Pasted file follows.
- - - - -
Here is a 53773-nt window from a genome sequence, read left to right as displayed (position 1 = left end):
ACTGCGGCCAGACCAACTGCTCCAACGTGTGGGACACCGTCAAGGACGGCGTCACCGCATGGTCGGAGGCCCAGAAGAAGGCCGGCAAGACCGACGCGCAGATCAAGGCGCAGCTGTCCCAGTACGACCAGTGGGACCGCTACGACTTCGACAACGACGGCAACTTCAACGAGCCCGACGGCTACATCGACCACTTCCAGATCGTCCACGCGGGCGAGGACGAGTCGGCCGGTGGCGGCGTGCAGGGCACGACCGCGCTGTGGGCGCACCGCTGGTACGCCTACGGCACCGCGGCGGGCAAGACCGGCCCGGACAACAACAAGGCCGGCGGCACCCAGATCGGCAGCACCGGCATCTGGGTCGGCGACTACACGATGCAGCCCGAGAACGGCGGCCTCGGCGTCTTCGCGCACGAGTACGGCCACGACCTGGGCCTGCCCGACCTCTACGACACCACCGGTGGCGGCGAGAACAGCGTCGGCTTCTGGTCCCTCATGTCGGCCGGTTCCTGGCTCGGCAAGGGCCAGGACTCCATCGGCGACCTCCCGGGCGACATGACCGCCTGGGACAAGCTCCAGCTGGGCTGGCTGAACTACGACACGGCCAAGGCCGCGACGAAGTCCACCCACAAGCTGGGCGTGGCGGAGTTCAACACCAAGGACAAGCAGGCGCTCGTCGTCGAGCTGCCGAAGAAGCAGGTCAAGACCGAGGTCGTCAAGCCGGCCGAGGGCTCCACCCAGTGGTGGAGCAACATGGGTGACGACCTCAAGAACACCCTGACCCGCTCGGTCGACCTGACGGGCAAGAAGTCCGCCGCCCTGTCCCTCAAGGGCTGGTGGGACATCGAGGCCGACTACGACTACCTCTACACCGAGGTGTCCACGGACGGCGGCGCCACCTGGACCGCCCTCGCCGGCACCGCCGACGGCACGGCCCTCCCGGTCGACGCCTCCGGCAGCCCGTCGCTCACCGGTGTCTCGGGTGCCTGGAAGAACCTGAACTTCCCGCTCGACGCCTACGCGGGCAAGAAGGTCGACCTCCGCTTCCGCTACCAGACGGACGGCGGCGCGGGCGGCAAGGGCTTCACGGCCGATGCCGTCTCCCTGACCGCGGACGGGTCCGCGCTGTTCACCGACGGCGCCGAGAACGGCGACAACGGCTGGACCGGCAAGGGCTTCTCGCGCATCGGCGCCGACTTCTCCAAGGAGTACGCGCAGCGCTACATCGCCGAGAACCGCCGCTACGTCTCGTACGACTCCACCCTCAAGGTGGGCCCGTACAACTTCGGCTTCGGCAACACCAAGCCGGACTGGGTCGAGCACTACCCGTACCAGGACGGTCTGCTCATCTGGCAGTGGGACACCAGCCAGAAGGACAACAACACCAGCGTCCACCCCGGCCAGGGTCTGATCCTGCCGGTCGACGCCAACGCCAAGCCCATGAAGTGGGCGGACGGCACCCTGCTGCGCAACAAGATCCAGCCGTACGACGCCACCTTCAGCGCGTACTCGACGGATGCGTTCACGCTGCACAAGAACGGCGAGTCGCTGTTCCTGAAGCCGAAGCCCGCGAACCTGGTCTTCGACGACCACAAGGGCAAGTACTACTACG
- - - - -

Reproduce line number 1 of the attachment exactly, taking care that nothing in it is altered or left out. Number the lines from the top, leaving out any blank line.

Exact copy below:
Here is a 53773-nt window from a genome sequence, read left to right as displayed (position 1 = left end):